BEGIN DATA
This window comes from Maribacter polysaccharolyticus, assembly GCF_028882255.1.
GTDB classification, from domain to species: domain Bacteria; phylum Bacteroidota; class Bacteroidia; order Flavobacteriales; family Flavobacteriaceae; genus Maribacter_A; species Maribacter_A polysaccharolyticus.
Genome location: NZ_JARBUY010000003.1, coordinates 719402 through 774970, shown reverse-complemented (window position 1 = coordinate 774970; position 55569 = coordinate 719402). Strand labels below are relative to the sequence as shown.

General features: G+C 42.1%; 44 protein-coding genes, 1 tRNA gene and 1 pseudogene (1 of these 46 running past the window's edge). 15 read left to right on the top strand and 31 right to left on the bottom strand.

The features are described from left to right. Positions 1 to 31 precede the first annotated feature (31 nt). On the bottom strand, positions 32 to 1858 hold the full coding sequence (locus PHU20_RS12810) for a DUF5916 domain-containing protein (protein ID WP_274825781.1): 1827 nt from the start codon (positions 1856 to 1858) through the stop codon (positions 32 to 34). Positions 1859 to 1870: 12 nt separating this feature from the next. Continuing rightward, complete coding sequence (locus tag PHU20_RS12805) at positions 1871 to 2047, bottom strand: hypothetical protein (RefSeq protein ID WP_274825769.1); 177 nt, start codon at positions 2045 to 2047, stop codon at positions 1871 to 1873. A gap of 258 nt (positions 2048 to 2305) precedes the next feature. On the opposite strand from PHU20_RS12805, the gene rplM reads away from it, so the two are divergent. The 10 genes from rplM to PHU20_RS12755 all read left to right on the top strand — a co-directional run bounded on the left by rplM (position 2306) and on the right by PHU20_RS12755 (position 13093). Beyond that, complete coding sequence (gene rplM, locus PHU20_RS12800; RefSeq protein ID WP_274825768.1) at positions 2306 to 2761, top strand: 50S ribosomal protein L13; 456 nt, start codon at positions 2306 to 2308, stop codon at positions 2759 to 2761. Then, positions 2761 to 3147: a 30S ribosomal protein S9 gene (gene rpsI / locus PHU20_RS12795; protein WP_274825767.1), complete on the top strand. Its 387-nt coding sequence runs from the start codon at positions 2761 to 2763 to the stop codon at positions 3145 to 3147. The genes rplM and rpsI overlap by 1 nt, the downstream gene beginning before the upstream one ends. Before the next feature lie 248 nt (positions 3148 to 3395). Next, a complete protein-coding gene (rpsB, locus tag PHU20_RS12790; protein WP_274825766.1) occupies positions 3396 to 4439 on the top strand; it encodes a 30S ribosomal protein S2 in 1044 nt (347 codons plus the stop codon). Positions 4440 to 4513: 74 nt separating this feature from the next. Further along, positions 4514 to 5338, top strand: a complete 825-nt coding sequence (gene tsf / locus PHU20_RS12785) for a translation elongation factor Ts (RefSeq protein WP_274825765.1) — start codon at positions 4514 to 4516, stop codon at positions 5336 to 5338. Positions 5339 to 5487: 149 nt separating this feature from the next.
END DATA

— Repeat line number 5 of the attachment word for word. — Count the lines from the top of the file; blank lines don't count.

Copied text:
The features are described from left to right. Positions 1 to 31 precede the first annotated feature (31 nt). On the bottom strand, positions 32 to 1858 hold the full coding sequence (locus PHU20_RS12810) for a DUF5916 domain-containing protein (protein ID WP_274825781.1): 1827 nt from the start codon (positions 1856 to 1858) through the stop codon (positions 32 to 34). Positions 1859 to 1870: 12 nt separating this feature from the next. Continuing rightward, complete coding sequence (locus tag PHU20_RS12805) at positions 1871 to 2047, bottom strand: hypothetical protein (RefSeq protein ID WP_274825769.1); 177 nt, start codon at positions 2045 to 2047, stop codon at positions 1871 to 1873. A gap of 258 nt (positions 2048 to 2305) precedes the next feature. On the opposite strand from PHU20_RS12805, the gene rplM reads away from it, so the two are divergent. The 10 genes from rplM to PHU20_RS12755 all read left to right on the top strand — a co-directional run bounded on the left by rplM (position 2306) and on the right by PHU20_RS12755 (position 13093). Beyond that, complete coding sequence (gene rplM, locus PHU20_RS12800; RefSeq protein ID WP_274825768.1) at positions 2306 to 2761, top strand: 50S ribosomal protein L13; 456 nt, start codon at positions 2306 to 2308, stop codon at positions 2759 to 2761. Then, positions 2761 to 3147: a 30S ribosomal protein S9 gene (gene rpsI / locus PHU20_RS12795; protein WP_274825767.1), complete on the top strand. Its 387-nt coding sequence runs from the start codon at positions 2761 to 2763 to the stop codon at positions 3145 to 3147. The genes rplM and rpsI overlap by 1 nt, the downstream gene beginning before the upstream one ends. Before the next feature lie 248 nt (positions 3148 to 3395). Next, a complete protein-coding gene (rpsB, locus tag PHU20_RS12790; protein WP_274825766.1) occupies positions 3396 to 4439 on the top strand; it encodes a 30S ribosomal protein S2 in 1044 nt (347 codons plus the stop codon). Positions 4440 to 4513: 74 nt separating this feature from the next. Further along, positions 4514 to 5338, top strand: a complete 825-nt coding sequence (gene tsf / locus PHU20_RS12785) for a translation elongation factor Ts (RefSeq protein WP_274825765.1) — start codon at positions 4514 to 4516, stop codon at positions 5336 to 5338. Positions 5339 to 5487: 149 nt separating this feature from the next.